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NOTICE The text of this opinion can be corrected before the opinion is published in the Pacific Reporter. Readers are encouraged to bring typographical or other formal errors to the attention of the Clerk of the Appellate Courts: 303 K Street, Anchorage, Alaska 99501 Fax: (907) 264-0878 E-mail: email@example.com IN THE COURT OF APPEALS OF THE STATE OF ALASKA
|) Court of Appeals No. A-8350|
|Appellant,||) Trial Court No. 3AN-00-2954 CR|
|v.||) O P I N I O N|
|STATE OF ALASKA,||)|
|Appellee.||) No. 2145 January 25, 2008|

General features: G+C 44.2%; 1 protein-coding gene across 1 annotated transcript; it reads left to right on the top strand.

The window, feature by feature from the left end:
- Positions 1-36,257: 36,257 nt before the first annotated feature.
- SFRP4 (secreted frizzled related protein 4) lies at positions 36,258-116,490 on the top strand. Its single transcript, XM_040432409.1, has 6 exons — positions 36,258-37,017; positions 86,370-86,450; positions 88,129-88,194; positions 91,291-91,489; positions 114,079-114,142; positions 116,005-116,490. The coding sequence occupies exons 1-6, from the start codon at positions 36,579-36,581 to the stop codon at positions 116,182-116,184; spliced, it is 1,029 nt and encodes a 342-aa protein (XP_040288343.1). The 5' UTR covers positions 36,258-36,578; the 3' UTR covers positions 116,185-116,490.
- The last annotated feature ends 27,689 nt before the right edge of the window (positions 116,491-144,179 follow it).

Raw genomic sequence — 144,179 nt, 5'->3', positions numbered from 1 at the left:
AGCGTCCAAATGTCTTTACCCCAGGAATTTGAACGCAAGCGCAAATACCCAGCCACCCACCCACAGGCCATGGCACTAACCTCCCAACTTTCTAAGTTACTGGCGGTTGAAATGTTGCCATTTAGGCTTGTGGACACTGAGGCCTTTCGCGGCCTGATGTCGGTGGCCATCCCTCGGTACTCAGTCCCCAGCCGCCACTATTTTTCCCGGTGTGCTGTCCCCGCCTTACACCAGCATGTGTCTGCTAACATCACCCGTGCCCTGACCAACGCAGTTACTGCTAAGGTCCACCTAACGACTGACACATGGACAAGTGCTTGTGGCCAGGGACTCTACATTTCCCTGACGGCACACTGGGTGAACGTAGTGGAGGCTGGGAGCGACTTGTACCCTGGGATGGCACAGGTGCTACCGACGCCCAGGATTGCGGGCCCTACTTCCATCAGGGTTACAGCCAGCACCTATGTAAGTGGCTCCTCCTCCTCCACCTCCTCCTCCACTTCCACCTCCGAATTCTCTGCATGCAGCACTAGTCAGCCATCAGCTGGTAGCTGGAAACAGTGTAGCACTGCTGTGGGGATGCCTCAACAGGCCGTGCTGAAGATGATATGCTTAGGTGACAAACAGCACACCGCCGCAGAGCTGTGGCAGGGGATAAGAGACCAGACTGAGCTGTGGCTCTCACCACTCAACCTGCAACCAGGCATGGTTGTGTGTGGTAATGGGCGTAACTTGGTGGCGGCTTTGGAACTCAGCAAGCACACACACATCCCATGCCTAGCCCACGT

Appeal from the Superior Court, Third Judicial District, Anchorage, Elaine M. Andrews, Judge. Appearances: Gayle J. Brown, Anchorage, for the Appellant. Kenneth M Rosenstein, Assistant Attorney General, Office of Special Prosecutions and Appeals, Anchorage, and Gregg D. Renkes, Attorney General, Juneau, for the Appellee. Before: Coats, Chief Judge, and Mannheimer and Stewart, Judges. STEWART, Judge. Jeffrey Gottlieb obtained a license to practice medicine in Alaska by misrepresenting his credentials. After practicing for several years, Gottlieb came to the attention of the Medicaid Fraud Control Unit of the Department of Law because of concerns that Gottlieb was overbilling Medicaid. After an investigation, the grand jury indicted Gottlieb for perjury, forgery, eight counts of first-, second-, and fourth-degree theft; and two hundred and twenty-four counts of second- and third-degree misconduct involving a controlled substance.1 The trial jury convicted Gottlieb on all counts. Gottlieb raises several claims regarding his convictions, ranging from a statute of limitations issue to an attack on the jury instructions. For the reasons expressed below, we vacate Gottliebs conviction for perjury, and reverse his convictions for forgery, two counts of first-degree theft, and one count of fourth-degree theft, and we affirm Gottliebs remaining convictions. Facts and proceedings In an application endorsed under oath on June 3, 1992, Jeffrey Gottlieb applied to the State Medical Board for a license to practice medicine in Alaska. One of the questions on the license application required Gottlieb to declare where he had completed his post-graduate internship, also called a post- graduate year one, which is required when applying for a medical license. Gottlieb answered that he had completed post-graduate year one at Monsour Medical Center in Pennsylvania. The State Medical Board issued Gottlieb a license based on his answer to the above question together with several documents that Gottlieb supplied in support of his application. In November 1993, Gottlieb began practicing medicine in Alaska. In the fall of 1997, the Alaska Medicaid Fraud Control Unit began investigating Gottlieb for overbilling Medicaid. As a result of the investigation, a search warrant was executed on Gottliebs apartment, which doubled as his office. The Fraud Unit seized documents recording his treatment of patients. The Fraud Units investigation revealed that, although Gottlieb had participated in Monsour Medical Centers post-graduate medical program, he had not satisfactorily completed the post-graduate year one requirements. Ultimately, the case proceeded through indictment and Gottlieb was convicted at trial. Superior Court Judge Elaine M. Andrews sentenced Gottlieb to concurrent terms of 10 years imprisonment with 3 years suspended on the perjury, forgery, first- and second-degree theft counts, and second-degree misconduct involving controlled substance counts. Gottlieb received lesser concurrent terms on the remaining counts. Gottlieb appeals. Discussion Gottliebs claim that the statute of limitations bars the perjury charge Gottlieb argues on appeal that the statute of limitations barred the State from prosecuting him on the perjury charge. The grand jury charged that Gottlieb committed perjury by knowingly and falsely claiming to have completed post-graduate year one on the notarized application for a license that he submitted to the State Medical Board on June 3, 1992. The grand jury returned the indictment on April 27, 2000 almost eight years after the act for which he was indicted. Gottlieb raises this claim for the first time on appeal. In Padie v. State,2 the Alaska Supreme Court addressed the question whether the statute of limitations was an affirmative defense that must be asserted in the trial court or lost, or alternatively, that compliance with the statute of limitations was a jurisdictional issue that could be raised for the first time on appeal.3 The court resolved this issue as follows: In our view, the arbitrary jurisdictional-affirmative defense distinction should be abandoned in favor of a case-by-case analysis focusing on the language of the applicable statute of limitations and the public policies behind its enactment.4 The State had charged Padie with first-degree murder, which was not time-barred, but reached an agreement that permitted Padie to plead no contest to manslaughter even though prosecution for manslaughter was otherwise time-barred.5 The supreme court held that the statute of limitations could be waived by a defendant if: the waiver was knowingly, intelligently, and voluntarily entered; the waiver was made for the defendants benefit and after consultation with counsel; and the waiver did not contravene the policy reasons underlying the statute of limitations.6 The normal statute of limitations for prosecuting crimes is five years.7 If the crime involves a material element of fraud, AS 12.10.020(a) extends the general time limitation for up to three additional years. However, if the State relies on this statutory extension, the prosecution must commence within one year after the discovery of the offense by an aggrieved party[.]8 In this case, prosecution of the perjury charge commenced when the indictment was returned on April 27, 2000.9 The State argues that perjury is a crime that involves a material element of fraud and, furthermore, that the State commenced prosecution of this crime within one year of discovering that Gottliebs conduct constituted perjury. In an unreported case, Latchem v. State,10 we addressed whether the crime of making a campaign contribution in another persons name11 contained a material element of fraud for purposes of triggering the one-year period for commencing prosecution under AS 12.10.020(a). We suggested in Latchem that the application of AS 12.10.020(a) depends on the material elements of the crime, not on the defendants motivation for committing the crime.12 There is no specific definition of fraud as that term is used in AS 12.10.020(a). The State points out that, for purposes of the property crimes chapter of Title 11, an intent to defraud means an intent to use deception.13 Blacks Law Dictionary defines fraud as a knowing misrepresentation of the truth or concealment of a material fact to induce another to act to his or her detriment.14 But even if we assume that the crime of perjury requires the State to prove a material element of fraud, the State must still show that Gottlieb was prosecuted within one year of the discovery of the offense. The Fraud Unit first learned of potential Medicaid billing problems associated with Gottlieb on September 24, 1997, and began investigating shortly thereafter. In September 1998, the State obtained and executed a search warrant for Gottlieb and his residence. In March 1999, the Fraud Unit asked its Pennsylvania counterpart for assistance in obtaining evidence from Monsour Medical Center. Fraud Unit Investigator Sharon Magier sent an affidavit, dated April 12, 1999, to Don Wojtowich, a special agent in the Pennsylvania Attorney Generals Office. The affidavit was sent to support the application for a search warrant in Pennsylvania. Wojtowich obtained a search warrant based on Magiers affidavit on May 4, 1999, and executed the warrant the following day at the Monsour Medical Center. Gottliebs complete personnel file was seized. The documents reflected Gottliebs failure to complete his internship. The State argues that, for purposes of AS 12.10.020(a), a criminal offense is not discovered until the State has probable cause to believe that the defendant committed the offense. But even assuming this is correct, the perjury prosecution against Gottlieb was time-barred. The State maintains it did not have probable cause to believe Gottlieb committed perjury until a search warrant for Gottliebs records at the Monsour Medical Center was executed in Pennsylvania on May 5, 1999. Gottlieb points out that the State certainly knew by March 1999 that the Monsour Medical Center had not issued Gottlieb an internship certificate (technically known as a PGY-1). The State had received a letter from the hospitals attorney in March 1999 confirming that Gottlieb had not received a certificate for completing a year of postgraduate training and had not completed his required rotations. The Fraud Unit investigator then decided to obtain the hospitals original records and contacted the Pennsylvania authorities for assistance with obtaining a search warrant for the records. And earlier, in September 1998, the State had seized documents from Gottliebs residence that reflected Gottliebs failure to complete his internship. The search warrant for Gottliebs personnel file executed in Pennsylvania on May 5, 1999, was supported by the April 12, 1999, affidavit from the Fraud Unit investigator. The search warrant sought the original records reflecting that Gottlieb had not completed his internship. It follows that the State had evidence demonstrating a fair probability or substantial chance15 that Gottlieb committed perjury by the end of March 1999, and no later than April 12, 1999. The indictment was returned April 28, 2000, more than one year later. Therefore, the perjury prosecution was not commenced within one year of its discovery. Accordingly, we conclude that Gottliebs perjury prosecution is time-barred and his perjury conviction must be vacated. Gottliebs attack on the forgery conviction Next, we address Gottliebs attack on his forgery conviction. Gottlieb argues that the State did not present sufficient evidence of a forged instrument to sustain his conviction. Gottlieb was convicted of second-degree forgery under AS 11.46.505(a)(1). Alaska Statute 11.46.505(a) provides: A person commits the crime of forgery in the second degree if he violates 510 of this chapter and the instrument is or purports to be (1) a deed, will, codicil, contract, assignment, negotiable or other commercial instrument, or other document which does or may evidence, create, transfer, alter, terminate, or otherwise affect a legal right, interest, obligation, or status; or (2) a public record. Alaska Statute 11.46.510(a) defines forgery in the third degree as follows: A person commits the crime of forgery in the third degree if, with intent to defraud, the person (1) falsely makes, completes, or alters a written instrument; (2) knowingly possesses a forged instrument; or (3) knowingly utters a forged instrument. In AS 11.46.580(b)(3), the code defines written instrument to mean: [A] paper, document, instrument, electronic recording, or article containing written or printed matter or the equivalent, whether complete or incomplete, used for the purpose of reciting, embodying, conveying, or recording information or constituting a symbol or evidence of value, right, privilege, or identification, which is capable of being used to the advantage or disadvantage of some person. The State charged Gottlieb with forgery based on the assertion that he submitted an application for a license to practice medicine that contained false statements. But such conduct does not constitute forgery unless the false statements are designed to misrepresent the true identity of the person who prepared the application. Forged instrument is defined in AS 11.46.580(b)(1) as a written instrument which has been falsely made, completed, or altered[.] Alaska Statute 11.46.580(a) defines what it means to falsely make, complete, and alter, a written instrument. To falsely alter a written instrument means to change it so that the instrument so altered falsely appears or purports to be in all respects an authentic creation of its ostensible maker[.]16 To falsely complete a written instrument means to complete an incomplete written instrument so that the complete written instrument falsely appears or purports to be in all respects an authentic creation of its ostensible maker[.]17 To falsely make a written instrument means to create a complete or incomplete written instrument that purports to be an authentic creation of its ostensible maker, but which is not[.]18 In other words, an instrument or document is forged only if it is altered, completed, or otherwise created so as to falsely appear or purport to be an authentic creation of someone other than its true maker. The State concedes that Gottlieb prepared and submitted the medical license application, and that none of the statements in the application suggests otherwise. The State has never asserted that the document falsely appears to be an authentic creation of Gottliebs. Thus, even though the document contained false assertions of fact, those false assertions did not misrepresent the identity of the person who prepared the document. Instead, the forgery charge was based on the States assertion that the document contained false assertions of fact. The State now argues that there was evidence in the record that Gottlieb falsely altered a letter that was submitted in support of his application. But at Gottliebs trial, the prosecutor never claimed that this altered letter established the forgery charge. Rather, the prosecutor argued that the application itself constituted the forgery. The prosecutor argued that Gottlieb committed forgery when he submitted the application that answered the question where did you complete your training? with the answer the Monsour Medical Center. Prosecutor: [E]ven though [Gottlieb] knew better [than to claim that he completed his training at Monsour], he signed that application under oath. That ladies and gentlemen is perjury and forgery, counts one and two. Perjury is the lying under oath, count two forgery is submitting the false document to the medical board. Because there is no evidence in the record that Gottlieb falsely altered, completed, or made the application he submitted for his medical license, Gottliebs conviction for forgery must be reversed. Gottliebs attack on the fourth-degree theft convictions The grand jury indicted Gottlieb in counts 9 and 10 of the indictment for two counts of fourth-degree theft. A person commits theft when, with intent to deprive another of property or to appropriate the property of another for himself, the person unlawfully obtains the property of another.19 Fourth-degree theft is defined as a theft valued at less than $50.20 In count 9, the grand jury charged Gottlieb with taking sample medications from Urgent Care Medical Clinic in Anchorage on June 14, 1998, when Gottlieb was filling in for the regular doctor who was on vacation. Gottlieb asked Tonya Dedomenici, a medical assistant at the clinic, if he could have some sample medications. At trial, Dedomenici testified that Gottlieb asked me if he could have um, some sample medications and I told him uh, he could. At that point, Gottlieb took a couple trash bags the white kitchen type trash bags from the clinic; opened the boxes containing the sample medications; threw away the warnings contained in the boxes; and placed the medications in the trash bags. Dedominici testified that she had thought that Gottlieb was experiencing discomfort from a cold or a headache and that he wanted to use a small dose of cold or headache medicine to treat the symptoms he was personally experiencing. Dedominici explained that, when clinic employees had a cold or a headache, they regularly treated their cold symptoms or headache with sample medication from the clinic, and that clinic employees were welcome to do so. But Dedominici testified that Gottlieb appropriated from the medicine cabinet a large volume (two kitchen trash bags full) of a variety of medications. Dedominici also testified that when Gottlieb had finished taking samples, there wasnt very much left in the medicine cabinet, and that she was a little surprised by how many sample medications Gottlieb had taken. Gottlieb told her that he was taking the samples because he treated patients out of his house and drug company representatives did not give him samples like they did for the clinic. When asked why she had not stopped Gottlieb from taking so many sample medications, Dedominici testified that she was not a confrontational person. Dedominici thought that Gottlieb was asking only to swallow a pill or something, on the spot, to treat a cold or a headache. And she explained that, although she didnt think it was right for Gottlieb to take so many sample medications, she did not want to stop Gottlieb because she was six months pregnant at the time. Gottlieb argues that there was insufficient evidence to convict him of theft for taking the samples. He points out that he was given permission to take the samples. The State counters that Gottlieb took more than Dedominici expected he would. But Dedominici did not express or communicate any of the reservations she had about the number of samples Gottlieb took. Viewing the evidence in the light most favorable to the State, we conclude that Gottliebs conduct in taking the drug samples, with the express permission of a regular member of the clinic staff, did not constitute theft. Accordingly, a judgment of acquittal must enter on that count. We reach a contrary result on count 10, a charge of fourth-degree theft for taking drug samples from the Chugach Family Medical Clinic between August 7 and August 16, 1996. At the time, Gottlieb was filling in for a staff doctor who was on vacation. Gottlieb argues that insufficient evidence supported his conviction on this charge because the State failed to present testimony from a witness who observed Gottlieb take sample medications. But the State presented circumstantial evidence of theft. Rosalie Stofflet, the laboratory supervisor at the clinic during the time of the offense, testified that the clinic stored a great deal of sample medications in a small store room. Based on the quantity of samples that were missing after Gottlieb stopped working at the clinic, she believed that Gottlieb had taken a significant amount of samples from the clinic. Stofflet testified that it was very obvious that samples were missing from the shelves because drug company representatives kept the clinic well-supplied with samples, and the shelves were full of sample medications from floor to ceiling along one side of the store room. Finally, Stofflet testified that she had not given Gottlieb permission to take any samples from the clinic. Viewed in the light most favorable to sustaining the conviction, we conclude that this quantum of circumstantial evidence is sufficient to sustain this conviction for fourth- degree theft. The attack on the jury instructions for controlled substances misconduct Gottlieb argues that the superior court erred in the jury instructions that related to the counts charging him with misconduct involving a controlled substance. The State charged Gottlieb with more than two hundred counts of misconduct involving a controlled substance for issuing prescriptions from 1996 through 1999. The jury instructions provided that the State had to prove that Gottlieb knowingly and unlawfully delivered controlled substances as specified in each count. The court instructed the jury that for each count of misconduct involving a controlled substance, the prescriptions for controlled substances issued by Gottlieb were unlawful if there did not exist a legitimate medical purpose for them. The court defined legitimate medical purpose as follows: A legitimate medical purpose in this context existed if each of the following was present: (1) the defendants sole purpose in issuing the prescription(s) was medical as opposed to any other purpose, (2) the prescription(s) was reasonably necessary for treatment of a persons illness or injury, and, (3) the prescription(s) was issued by the defendant while acting within the usual course of professional medical practice and in accordance with a standard of medical care generally recognized and accepted within the medical community. Gottlieb argues that this instruction was erroneous. Specifically, Gottlieb argues that the instruction improperly allowed the jury to convict him of incompetently prescribing drugs because the instruction allowed the jury to convict him if he prescribed drugs while not acting within the usual course of professional medical practice and in accordance with a standard of medical care generally recognized and accepted within the medical community. We recently addressed these same claims in Grandstaff v. State.21 In Grandstaff, the defendant was also convicted of numerous counts of unlawfully distributing controlled substances by writing prescriptions that served no medical purpose. Like Gottlieb, Grandstaff argued that the superior courts instructions to the jury erroneously allowed the jury to convict him of those offenses if the State proved that his decision to write the prescriptions fell below the standard of practice generally recognized and adopted within the medical community, even if he honestly believed there was a medical purpose for writing the prescriptions.22 In other words, Grandstaff argued that the instructions allowed the jury to convict him for medical malpractice. He also argued that the instructions allowed the jury to convict him if he had some non-medical purpose for prescribing the drugs, even if he also had a proper medical purpose.23 In Grandstaff, we acknowledged that the instruction defining legitimate medical purpose in terms of the standard of practice generally accepted in the medical community, considered in isolation, potentially violated due process by allowing the jury to convict the defendant of a criminal offense for providing negligent medical care.24 We also acknowledged that a jury instruction that allowed the jury to convict the defendant if he had any non-medical purpose for writing a prescription even if he also had a medical purpose might also violate due process.25 We noted, for instance, that it would be unconscionable to convict a doctor for prescribing a medication for valid medical reasons just because the doctor also hoped that the success of his treatment decisions would improve his reputation and allow his practice to grow.26 But we found no error in Grandstaffs case because the instruction defining the elements of the charged offenses of misconduct involving a controlled substance required the State to prove beyond a reasonable doubt that Grandstaff recklessly disregarded the fact that the prescriptions he wrote served no legitimate medical purpose. As we explained, the elements instruction required the State to prove that there was no valid medical purpose for writing the prescriptions and that Grandstaff knew of, or was at least reckless concerning, this circumstance.27 Unlike the jury in Grandstaff, the jury in this case was not instructed that the State had to prove that Gottlieb recklessly disregarded the fact that the prescriptions he issued served no medical purpose. The jury was instructed that a prescription did not serve a legitimate medical purpose unless the defendants sole purpose in issuing the prescription(s) was medical as opposed to any other purpose. Theoretically, a jury receiving this instruction might convict a prescribing physician if the physician was negligent in issuing prescriptions or if the physician had both medical and non-medical reasons for writing the prescriptions. But the State did not argue that Gottlieb was merely negligent in writing the prescriptions, or that Gottlieb should be convicted because he had some other purpose in addition to a medical purpose when he issued the prescriptions. Instead, the prosecutor announced in opening statement that the case against Gottlieb for the controlled substances counts relied on evidence that the prescriptions those counts were based on were issued in the absence of any medical necessity, and that Gottlieb was running a pill mill, a scheme to provide drug seeking individuals with drugs for their own use or for resale on the street. In final argument, the prosecutor repeatedly argued that Gottlieb issued all the prescriptions relevant to this case without any medical necessity, and thereafter summarized the evidence supporting that theory of prosecution. This issue is presented to us as one of plain error because Gottlieb did not object to the pertinent jury instructions. To constitute plain error, an erroneous instruction must create a high likelihood that the jury followed an erroneous theory[,] resulting in a miscarriage of justice.28 The States theory of prosecution for the counts of misconduct involving a controlled substance was that Gottlieb issued prescriptions to drug-dependent individuals not to treat their medical conditions, but to supply them with drugs they were seeking. The evidence presented by the State supported that theory. Our review of the record convinces us that the jury did not follow an erroneous theory leading to a miscarriage of justice. The States attack on the validity of Gottliebs medical license The States theory of the case for two first-degree theft counts was that the State Medical Board should not have issued a medical license to Gottlieb. Besides charging Gottlieb with perjury and forgery in the application process, the State premised its prosecution on the first-degree theft charges in counts 5 and 6 on its assertion that the license issued by the State Medical Board was invalid. The State argued that, because Gottlieb was paid for medical services that he performed under authority of the invalid license, Gottliebs conduct was theft. Under the Alaska Statutes, the State Medical Board has the exclusive authority to issue medical licenses.29 The statutory scheme creating the Medical Board also specifies the grounds for imposing disciplinary sanctions and includes the specific ground of obtaining a license by deceit, fraud, or intentional misrepresentation.30 If the Board finds that a licensee has committed one (or more) of the grounds for imposition of a sanction, the Board is authorized to impose a wide range of disciplinary sanctions including permanently revoking a license.31 In the superior court, Gottlieb argued that, under Taylor v. Johnston,32 the State could not contest the validity of Gottliebs license in the criminal case. The superior court denied Gottlieb relief on this theory. Gottlieb raises this issue on appeal, again relying on Taylor. The State does not discuss Taylor in its brief. In Taylor, the plaintiff attempted to amend his medical malpractice complaint before trial to allege a claim of medical battery.33 Taylor argued that a medical battery claim was possible because the treating physician whom he was suing had fraudulently obtained his medical license by misrepresenting his credentials.34 But the supreme court recognized the Boards exclusive authority to regulate medical licenses and the wisdom of that delegation: Such a delegation makes sense because [m]edicine is a complex subject and ... [t]he Board is a competent body equipped with the necessary medical knowledge to determine whether a doctors license to practice should be revoked.35 Because the Board had the exclusive authority to regulate the physicians license, the supreme court reasoned that the proper forum in which to attack the validity of the physicians license, in the first instance, was the Medical Board, not the superior court.36 We conclude that this same analysis applies here. The proper forum to attack the validity of Gottliebs license was in the State Medical Board. Accordingly, we reverse counts 5 and 6. Gottliebs remaining claims Gottlieb argues that there is insufficient evidence in the record to support his convictions for first-degree theft in counts 3 and 4, and second-degree theft in counts 7 and 8. Count 3 charged that Gottlieb overbilled Medicaid by more than $75,000 by upcoding the procedures for which he billed. (Upcoding means assigning a billing code that reflects a more intensive or complicated procedure calling for higher payment than the procedure performed.) Count 4 charged that Gottlieb stole more than $30,000 by billing for services not performed or documented. Count 7 charged that Gottlieb stole more than $5,000 for other upcoding. Count 8 charged theft of more than $14,000 based on the payment for Gottliebs unwarranted prescriptions. Viewing the evidence in the record, together with the reasonable inferences from that evidence, in the light most favorable to upholding those convictions, we conclude that there was sufficient evidence presented for a reasonable juror to conclude that the State had proven those counts beyond a reasonable doubt.37 Conclusion We VACATE Gottliebs conviction on count 1. We REVERSE Gottliebs convictions on counts 2, 5, 6, and 9. We AFFIRM Gottliebs convictions on counts 3, 4, 7, 8, and 10, and on the counts of misconduct involving a controlled substance. _______________________________ 1 AS 11.56.200(a), AS 11.46.505(a)(1), AS 11.46.120, AS 11.46.130, AS 11.46.150, and AS 11.71.030(a)(2), respectively. 2 594 P.2d 50 (Alaska 1979). 3 Id. at 55-57. 4 Id. at 57. 5 Id. at 54. 6 Id. at 57. 7 AS 12.10.010. 8 AS 12.10.020(a). 9 AS 12.10.030(b). 10 Alaska App. Memorandum Opinion and Judgment No. 4084 (August 4, 1999), 1999 WL 587238. 11 See former AS 15.13.070(d), recodified as AS 15.13.074(b). 12 Latchem, Memorandum Opinion and Judgment No. 4084 at 6, 1999 WL 587238 at *3. 13 See AS 11.46.990(11)(A). 14 BLACKS LAW DICTIONARY 685 (8th ed. 2004). 15 State v. Joubert, 20 P.3d 1115, 1119 (Alaska 2001) (quoting Van Sandt v. Brown, 944 P.2d 449, 452 (Alaska 1997)). 16 AS 11.46.580(a)(1). 17 AS 11.56.580(a)(2). 18 AS 11.56.580(a)(3). 19 AS 11.46.100(1). 20 AS 11.46.150. 21 171 P.3d 1176 (Alaska App. 2007). 22 Grandstaff, 171 P.3d at 1208. 23 Id. 24 Id. 25 Id. 26 Id. 27 Id. (emphasis added). 28 E.g., Matter of Estate of McCoy, 844 P.2d 1131, 1134 (Alaska 1993); Heaps v. State, 30 P.3d 109, 114 (Alaska App. 2001). 29 AS 08.64.101 (requiring the Board to admit, license, and discipline physicians); AS 08.64.170 (mandating that all Alaska physicians be licensed by the Board). 30 AS 08.64.326(a)(1). 31 AS 08.64.331. 32 985 P.2d 460 (Alaska 1999). 33 Id. at 461. 34 Id. at 463-464. 35 Id. at 465 (quoting Storrs v. State Med. Bd., 664 P.2d 547, 554 (Alaska 1983)). 36 Id. 37 See Dorman v. State, 622 P.2d 448, 453 (Alaska 1981).